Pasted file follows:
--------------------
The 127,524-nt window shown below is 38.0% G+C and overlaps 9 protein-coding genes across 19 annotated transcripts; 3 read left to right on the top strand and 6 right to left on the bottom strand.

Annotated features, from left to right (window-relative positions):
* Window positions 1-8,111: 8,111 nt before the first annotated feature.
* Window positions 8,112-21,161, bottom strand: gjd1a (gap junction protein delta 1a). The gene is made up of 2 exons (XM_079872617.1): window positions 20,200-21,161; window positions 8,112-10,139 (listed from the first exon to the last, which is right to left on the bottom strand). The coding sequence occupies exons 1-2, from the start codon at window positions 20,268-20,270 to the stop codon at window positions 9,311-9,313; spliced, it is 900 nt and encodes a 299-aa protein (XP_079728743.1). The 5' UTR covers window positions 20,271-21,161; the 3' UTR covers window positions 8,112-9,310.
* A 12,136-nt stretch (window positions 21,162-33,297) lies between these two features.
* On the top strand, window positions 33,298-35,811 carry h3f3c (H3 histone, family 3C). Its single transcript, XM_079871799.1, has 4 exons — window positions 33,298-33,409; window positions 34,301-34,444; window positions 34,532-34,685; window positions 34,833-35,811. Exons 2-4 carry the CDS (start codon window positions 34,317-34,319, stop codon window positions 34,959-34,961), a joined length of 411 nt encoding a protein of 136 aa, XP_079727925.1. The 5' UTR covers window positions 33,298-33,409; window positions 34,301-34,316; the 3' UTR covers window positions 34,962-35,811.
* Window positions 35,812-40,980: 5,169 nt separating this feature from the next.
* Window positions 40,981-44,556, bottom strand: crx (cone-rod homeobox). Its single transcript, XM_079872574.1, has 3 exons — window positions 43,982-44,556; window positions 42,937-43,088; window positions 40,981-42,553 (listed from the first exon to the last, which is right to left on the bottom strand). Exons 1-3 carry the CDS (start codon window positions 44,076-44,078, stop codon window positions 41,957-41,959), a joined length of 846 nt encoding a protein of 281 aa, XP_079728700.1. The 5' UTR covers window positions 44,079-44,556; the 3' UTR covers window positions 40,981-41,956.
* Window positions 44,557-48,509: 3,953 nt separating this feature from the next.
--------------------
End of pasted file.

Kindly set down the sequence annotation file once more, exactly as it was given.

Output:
The 127,524-nt window shown below is 38.0% G+C and overlaps 9 protein-coding genes across 19 annotated transcripts; 3 read left to right on the top strand and 6 right to left on the bottom strand.

Annotated features, from left to right (window-relative positions):
* Window positions 1-8,111: 8,111 nt before the first annotated feature.
* Window positions 8,112-21,161, bottom strand: gjd1a (gap junction protein delta 1a). The gene is made up of 2 exons (XM_079872617.1): window positions 20,200-21,161; window positions 8,112-10,139 (listed from the first exon to the last, which is right to left on the bottom strand). The coding sequence occupies exons 1-2, from the start codon at window positions 20,268-20,270 to the stop codon at window positions 9,311-9,313; spliced, it is 900 nt and encodes a 299-aa protein (XP_079728743.1). The 5' UTR covers window positions 20,271-21,161; the 3' UTR covers window positions 8,112-9,310.
* A 12,136-nt stretch (window positions 21,162-33,297) lies between these two features.
* On the top strand, window positions 33,298-35,811 carry h3f3c (H3 histone, family 3C). Its single transcript, XM_079871799.1, has 4 exons — window positions 33,298-33,409; window positions 34,301-34,444; window positions 34,532-34,685; window positions 34,833-35,811. Exons 2-4 carry the CDS (start codon window positions 34,317-34,319, stop codon window positions 34,959-34,961), a joined length of 411 nt encoding a protein of 136 aa, XP_079727925.1. The 5' UTR covers window positions 33,298-33,409; window positions 34,301-34,316; the 3' UTR covers window positions 34,962-35,811.
* Window positions 35,812-40,980: 5,169 nt separating this feature from the next.
* Window positions 40,981-44,556, bottom strand: crx (cone-rod homeobox). Its single transcript, XM_079872574.1, has 3 exons — window positions 43,982-44,556; window positions 42,937-43,088; window positions 40,981-42,553 (listed from the first exon to the last, which is right to left on the bottom strand). Exons 1-3 carry the CDS (start codon window positions 44,076-44,078, stop codon window positions 41,957-41,959), a joined length of 846 nt encoding a protein of 281 aa, XP_079728700.1. The 5' UTR covers window positions 44,079-44,556; the 3' UTR covers window positions 40,981-41,956.
* Window positions 44,557-48,509: 3,953 nt separating this feature from the next.